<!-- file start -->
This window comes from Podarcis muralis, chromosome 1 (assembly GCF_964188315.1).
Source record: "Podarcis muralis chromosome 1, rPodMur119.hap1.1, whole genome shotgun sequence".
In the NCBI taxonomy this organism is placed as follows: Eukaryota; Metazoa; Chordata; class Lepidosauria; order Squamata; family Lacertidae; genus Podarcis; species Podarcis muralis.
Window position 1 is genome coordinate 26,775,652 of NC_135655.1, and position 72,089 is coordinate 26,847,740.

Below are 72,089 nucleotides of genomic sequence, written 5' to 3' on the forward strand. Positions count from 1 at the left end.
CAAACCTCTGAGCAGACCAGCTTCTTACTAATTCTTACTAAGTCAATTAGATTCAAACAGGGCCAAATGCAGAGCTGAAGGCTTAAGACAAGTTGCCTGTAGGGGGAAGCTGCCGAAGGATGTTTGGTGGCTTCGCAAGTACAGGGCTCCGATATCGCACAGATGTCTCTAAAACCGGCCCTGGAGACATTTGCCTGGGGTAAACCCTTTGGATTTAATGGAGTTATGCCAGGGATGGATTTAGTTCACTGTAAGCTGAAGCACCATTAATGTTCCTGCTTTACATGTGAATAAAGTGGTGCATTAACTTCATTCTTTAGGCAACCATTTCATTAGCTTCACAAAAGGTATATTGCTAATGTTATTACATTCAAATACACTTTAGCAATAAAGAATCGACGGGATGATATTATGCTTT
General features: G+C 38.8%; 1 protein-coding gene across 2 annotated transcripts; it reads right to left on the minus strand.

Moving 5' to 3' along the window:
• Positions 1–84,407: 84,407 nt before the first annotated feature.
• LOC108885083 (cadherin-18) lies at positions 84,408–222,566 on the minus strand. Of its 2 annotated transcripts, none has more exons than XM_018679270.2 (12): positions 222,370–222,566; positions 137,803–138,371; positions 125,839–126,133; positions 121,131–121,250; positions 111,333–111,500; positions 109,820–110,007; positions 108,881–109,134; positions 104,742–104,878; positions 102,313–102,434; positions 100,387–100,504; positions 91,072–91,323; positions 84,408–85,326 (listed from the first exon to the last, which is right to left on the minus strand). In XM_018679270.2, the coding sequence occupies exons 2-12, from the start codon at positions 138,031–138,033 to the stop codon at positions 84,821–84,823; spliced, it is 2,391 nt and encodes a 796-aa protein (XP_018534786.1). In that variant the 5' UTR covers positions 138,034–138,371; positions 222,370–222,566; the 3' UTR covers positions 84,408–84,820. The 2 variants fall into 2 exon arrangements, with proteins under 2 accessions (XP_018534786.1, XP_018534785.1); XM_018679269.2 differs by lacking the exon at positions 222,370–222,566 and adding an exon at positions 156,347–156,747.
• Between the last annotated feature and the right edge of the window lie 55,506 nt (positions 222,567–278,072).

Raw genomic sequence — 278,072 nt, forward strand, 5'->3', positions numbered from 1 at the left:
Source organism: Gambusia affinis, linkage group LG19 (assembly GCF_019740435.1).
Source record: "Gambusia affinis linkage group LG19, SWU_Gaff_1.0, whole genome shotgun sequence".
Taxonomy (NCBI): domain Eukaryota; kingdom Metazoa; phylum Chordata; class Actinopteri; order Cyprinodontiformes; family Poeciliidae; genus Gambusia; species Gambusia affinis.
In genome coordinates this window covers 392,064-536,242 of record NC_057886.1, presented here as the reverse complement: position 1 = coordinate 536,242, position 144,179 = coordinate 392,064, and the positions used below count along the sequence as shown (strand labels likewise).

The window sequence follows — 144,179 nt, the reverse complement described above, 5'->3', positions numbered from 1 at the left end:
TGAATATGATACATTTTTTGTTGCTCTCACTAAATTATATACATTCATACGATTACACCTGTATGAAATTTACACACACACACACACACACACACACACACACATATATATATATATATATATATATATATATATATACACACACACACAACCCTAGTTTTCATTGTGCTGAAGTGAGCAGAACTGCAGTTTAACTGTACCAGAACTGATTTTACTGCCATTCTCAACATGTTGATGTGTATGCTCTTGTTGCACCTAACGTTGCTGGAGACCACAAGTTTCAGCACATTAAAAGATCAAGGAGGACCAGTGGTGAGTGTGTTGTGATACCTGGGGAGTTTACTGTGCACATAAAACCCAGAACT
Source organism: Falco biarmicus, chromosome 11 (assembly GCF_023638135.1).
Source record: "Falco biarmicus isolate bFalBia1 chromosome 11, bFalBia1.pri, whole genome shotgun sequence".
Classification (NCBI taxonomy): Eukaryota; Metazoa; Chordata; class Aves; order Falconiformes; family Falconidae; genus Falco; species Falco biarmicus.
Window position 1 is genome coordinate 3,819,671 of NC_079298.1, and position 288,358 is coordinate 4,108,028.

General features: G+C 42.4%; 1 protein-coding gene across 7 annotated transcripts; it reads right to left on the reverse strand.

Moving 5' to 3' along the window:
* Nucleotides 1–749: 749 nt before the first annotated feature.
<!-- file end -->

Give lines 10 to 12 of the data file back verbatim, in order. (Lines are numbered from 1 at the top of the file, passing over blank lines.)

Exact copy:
• LOC108885083 (cadherin-18) lies at positions 84,408–222,566 on the minus strand. Of its 2 annotated transcripts, none has more exons than XM_018679270.2 (12): positions 222,370–222,566; positions 137,803–138,371; positions 125,839–126,133; positions 121,131–121,250; positions 111,333–111,500; positions 109,820–110,007; positions 108,881–109,134; positions 104,742–104,878; positions 102,313–102,434; positions 100,387–100,504; positions 91,072–91,323; positions 84,408–85,326 (listed from the first exon to the last, which is right to left on the minus strand). In XM_018679270.2, the coding sequence occupies exons 2-12, from the start codon at positions 138,031–138,033 to the stop codon at positions 84,821–84,823; spliced, it is 2,391 nt and encodes a 796-aa protein (XP_018534786.1). In that variant the 5' UTR covers positions 138,034–138,371; positions 222,370–222,566; the 3' UTR covers positions 84,408–84,820. The 2 variants fall into 2 exon arrangements, with proteins under 2 accessions (XP_018534786.1, XP_018534785.1); XM_018679269.2 differs by lacking the exon at positions 222,370–222,566 and adding an exon at positions 156,347–156,747.
• Between the last annotated feature and the right edge of the window lie 55,506 nt (positions 222,567–278,072).

Raw genomic sequence — 278,072 nt, forward strand, 5'->3', positions numbered from 1 at the left: